1x01: “Deep Throat,” Season 1, Episode 2 (September 17, 1993)
(Director of Photography: John S. Bartley)
Much as I love the look of the whole series, there was something special about the work of John S. Bartley (he photographed Season 1 sans the “Pilot” and all of Seasons 2 and 3 of The X-Files). This episode—directed by the very talented Daniel Sackheim, and written by series creator Chris Carter—does a lot with reflections: in mirrors (Mulder’s “Deep Throat” informant, played by Jerry Hardin, appears to materialize in one); in metallic surfaces (Scully twinned in a polished-to-a-sheen car roof); and here, in glass-covered photos of the disappeared Colonel Robert Budahas (Andrew Johnston), which cleave the characters in eye-catching ways. Budahas’s wife, Anita, is played by Gabrielle Rose, a Canadian actress I’m always delighted to see whenever she turns up in (inevitable, it seems) supporting-to-cameo roles. Here, as well as in Darin Morgan’s despairing yet hilarious Millennium episode “Somehow, Satan Got Behind Me” (1998), her talent for barely-keeping-it-together emotional turmoil gets as much of a showcase as in Atom Egoyan’s The Sweet Hereafter (1997), in which she played the guilt-ridden school bus driver Dolores Driscoll. Speaking of Millennium, the exterior of the Budahas home was later reused in The X-Files’s sister series as the luminously yellow-painted sanctuary, quick to be demonically defiled, of Lance Henriksen’s criminal profiler protagonist Frank Black.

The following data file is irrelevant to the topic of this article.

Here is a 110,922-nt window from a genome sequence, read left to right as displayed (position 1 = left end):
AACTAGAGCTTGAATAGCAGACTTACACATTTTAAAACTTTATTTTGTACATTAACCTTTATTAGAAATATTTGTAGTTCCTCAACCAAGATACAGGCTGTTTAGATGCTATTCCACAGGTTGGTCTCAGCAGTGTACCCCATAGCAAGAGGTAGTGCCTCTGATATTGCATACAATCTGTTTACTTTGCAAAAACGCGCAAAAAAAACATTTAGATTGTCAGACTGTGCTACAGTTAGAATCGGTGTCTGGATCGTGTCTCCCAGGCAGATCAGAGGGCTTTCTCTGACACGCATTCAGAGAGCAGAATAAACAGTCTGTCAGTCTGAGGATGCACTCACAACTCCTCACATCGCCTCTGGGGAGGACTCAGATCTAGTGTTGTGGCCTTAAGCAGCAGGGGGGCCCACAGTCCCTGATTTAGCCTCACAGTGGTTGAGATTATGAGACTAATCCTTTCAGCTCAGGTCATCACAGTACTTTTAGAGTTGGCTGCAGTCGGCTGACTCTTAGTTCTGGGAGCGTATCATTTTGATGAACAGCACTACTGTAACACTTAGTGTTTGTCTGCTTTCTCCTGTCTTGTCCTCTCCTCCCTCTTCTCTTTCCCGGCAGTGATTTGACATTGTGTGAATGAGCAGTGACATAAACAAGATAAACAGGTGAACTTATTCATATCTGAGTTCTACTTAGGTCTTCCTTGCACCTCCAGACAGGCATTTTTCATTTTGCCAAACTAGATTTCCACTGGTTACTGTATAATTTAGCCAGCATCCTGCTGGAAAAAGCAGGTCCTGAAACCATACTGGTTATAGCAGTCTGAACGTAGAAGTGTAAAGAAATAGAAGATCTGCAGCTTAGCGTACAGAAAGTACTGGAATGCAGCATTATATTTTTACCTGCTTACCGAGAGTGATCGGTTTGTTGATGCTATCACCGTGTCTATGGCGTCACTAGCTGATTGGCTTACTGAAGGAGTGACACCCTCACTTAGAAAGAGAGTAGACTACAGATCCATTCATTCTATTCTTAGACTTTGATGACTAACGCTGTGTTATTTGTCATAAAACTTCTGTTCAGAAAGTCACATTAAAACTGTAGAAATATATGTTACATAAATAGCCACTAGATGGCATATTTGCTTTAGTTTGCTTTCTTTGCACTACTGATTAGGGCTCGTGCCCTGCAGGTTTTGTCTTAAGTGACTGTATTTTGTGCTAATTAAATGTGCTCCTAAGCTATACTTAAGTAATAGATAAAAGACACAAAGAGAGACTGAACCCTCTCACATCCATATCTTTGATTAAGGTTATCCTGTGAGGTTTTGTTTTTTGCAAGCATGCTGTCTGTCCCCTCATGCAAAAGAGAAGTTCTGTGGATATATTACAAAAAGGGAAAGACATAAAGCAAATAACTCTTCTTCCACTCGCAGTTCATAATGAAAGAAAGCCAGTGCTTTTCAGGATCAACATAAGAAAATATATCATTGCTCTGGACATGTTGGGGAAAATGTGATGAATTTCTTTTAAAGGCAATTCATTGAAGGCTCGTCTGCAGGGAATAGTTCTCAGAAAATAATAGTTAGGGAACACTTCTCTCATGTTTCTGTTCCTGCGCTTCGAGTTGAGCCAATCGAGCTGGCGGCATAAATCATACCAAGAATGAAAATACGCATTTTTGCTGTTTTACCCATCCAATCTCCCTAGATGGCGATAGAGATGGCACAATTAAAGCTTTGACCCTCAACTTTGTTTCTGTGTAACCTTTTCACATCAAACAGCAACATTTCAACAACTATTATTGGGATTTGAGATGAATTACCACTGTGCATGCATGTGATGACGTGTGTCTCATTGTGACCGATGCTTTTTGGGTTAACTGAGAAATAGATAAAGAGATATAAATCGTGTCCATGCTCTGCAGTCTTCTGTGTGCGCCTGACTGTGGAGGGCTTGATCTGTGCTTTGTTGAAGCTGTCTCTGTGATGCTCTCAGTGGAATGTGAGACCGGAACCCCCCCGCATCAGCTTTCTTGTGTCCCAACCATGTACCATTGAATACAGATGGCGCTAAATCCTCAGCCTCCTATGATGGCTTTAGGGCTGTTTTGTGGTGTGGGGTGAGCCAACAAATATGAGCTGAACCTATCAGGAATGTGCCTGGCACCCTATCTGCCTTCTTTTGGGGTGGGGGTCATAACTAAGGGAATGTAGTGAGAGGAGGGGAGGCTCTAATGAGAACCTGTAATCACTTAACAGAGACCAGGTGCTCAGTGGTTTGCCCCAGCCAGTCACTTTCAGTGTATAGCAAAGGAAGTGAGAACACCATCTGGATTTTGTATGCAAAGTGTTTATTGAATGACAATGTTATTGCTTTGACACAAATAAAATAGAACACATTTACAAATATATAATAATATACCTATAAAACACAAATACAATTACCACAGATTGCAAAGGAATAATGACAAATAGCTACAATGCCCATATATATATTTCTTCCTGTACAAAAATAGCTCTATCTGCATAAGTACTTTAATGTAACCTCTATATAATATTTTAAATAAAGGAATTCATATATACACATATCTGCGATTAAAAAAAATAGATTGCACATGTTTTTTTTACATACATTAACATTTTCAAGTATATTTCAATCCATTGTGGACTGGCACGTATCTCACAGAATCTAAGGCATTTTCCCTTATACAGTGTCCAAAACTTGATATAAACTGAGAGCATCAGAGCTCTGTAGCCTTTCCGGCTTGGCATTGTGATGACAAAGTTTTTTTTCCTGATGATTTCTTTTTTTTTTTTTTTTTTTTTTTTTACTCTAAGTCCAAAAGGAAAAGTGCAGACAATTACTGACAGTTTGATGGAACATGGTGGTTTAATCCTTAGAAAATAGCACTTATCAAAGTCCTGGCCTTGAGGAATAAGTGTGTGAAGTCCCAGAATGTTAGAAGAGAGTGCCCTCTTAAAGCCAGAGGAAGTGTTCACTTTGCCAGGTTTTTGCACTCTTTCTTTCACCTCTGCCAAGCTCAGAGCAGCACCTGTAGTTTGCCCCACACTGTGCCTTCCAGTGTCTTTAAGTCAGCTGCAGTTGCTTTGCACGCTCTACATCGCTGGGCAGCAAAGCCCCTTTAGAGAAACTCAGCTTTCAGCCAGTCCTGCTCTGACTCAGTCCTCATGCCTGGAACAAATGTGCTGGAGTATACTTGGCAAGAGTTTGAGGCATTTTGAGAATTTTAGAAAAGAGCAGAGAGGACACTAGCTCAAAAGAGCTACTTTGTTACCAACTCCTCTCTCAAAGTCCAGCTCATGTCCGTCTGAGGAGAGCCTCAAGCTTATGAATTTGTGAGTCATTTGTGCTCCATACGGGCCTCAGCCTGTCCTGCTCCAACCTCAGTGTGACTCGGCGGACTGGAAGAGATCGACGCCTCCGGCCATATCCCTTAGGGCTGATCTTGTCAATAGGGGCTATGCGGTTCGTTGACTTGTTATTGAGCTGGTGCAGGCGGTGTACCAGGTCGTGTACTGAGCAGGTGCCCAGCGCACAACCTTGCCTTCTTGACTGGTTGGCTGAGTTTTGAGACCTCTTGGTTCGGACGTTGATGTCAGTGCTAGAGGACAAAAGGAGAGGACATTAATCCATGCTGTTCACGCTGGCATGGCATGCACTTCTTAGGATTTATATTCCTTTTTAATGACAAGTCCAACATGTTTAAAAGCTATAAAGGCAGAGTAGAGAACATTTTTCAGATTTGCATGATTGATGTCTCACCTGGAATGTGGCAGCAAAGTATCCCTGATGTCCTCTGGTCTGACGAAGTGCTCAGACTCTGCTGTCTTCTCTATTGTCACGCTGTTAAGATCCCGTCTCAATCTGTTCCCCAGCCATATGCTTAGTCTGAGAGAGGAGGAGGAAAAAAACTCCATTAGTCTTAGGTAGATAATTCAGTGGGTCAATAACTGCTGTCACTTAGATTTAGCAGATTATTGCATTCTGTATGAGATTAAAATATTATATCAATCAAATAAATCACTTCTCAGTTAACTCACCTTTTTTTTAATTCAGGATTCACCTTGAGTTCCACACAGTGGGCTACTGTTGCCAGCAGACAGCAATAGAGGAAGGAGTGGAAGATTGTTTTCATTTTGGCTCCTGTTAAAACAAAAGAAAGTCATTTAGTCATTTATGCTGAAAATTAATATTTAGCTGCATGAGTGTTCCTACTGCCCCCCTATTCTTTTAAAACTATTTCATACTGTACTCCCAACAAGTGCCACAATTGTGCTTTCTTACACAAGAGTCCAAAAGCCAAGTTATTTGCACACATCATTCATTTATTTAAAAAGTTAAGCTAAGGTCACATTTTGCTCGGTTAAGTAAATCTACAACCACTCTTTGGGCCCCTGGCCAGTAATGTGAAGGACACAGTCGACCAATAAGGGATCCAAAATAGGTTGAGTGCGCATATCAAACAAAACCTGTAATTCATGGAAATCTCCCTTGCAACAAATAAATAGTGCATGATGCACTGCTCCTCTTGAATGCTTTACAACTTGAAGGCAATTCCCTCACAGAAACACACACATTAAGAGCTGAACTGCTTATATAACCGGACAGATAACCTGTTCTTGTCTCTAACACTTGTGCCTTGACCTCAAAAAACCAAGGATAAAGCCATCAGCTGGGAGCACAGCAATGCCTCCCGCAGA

All this and stoner Seth Green, too.
“Deep Throat” materializes
Gabrielle Rose, barely keeping it together
The Budahas home in “Deep Throat” (top) and Millennium’s opening credits (bottom)
Stoner Seth Green, and burger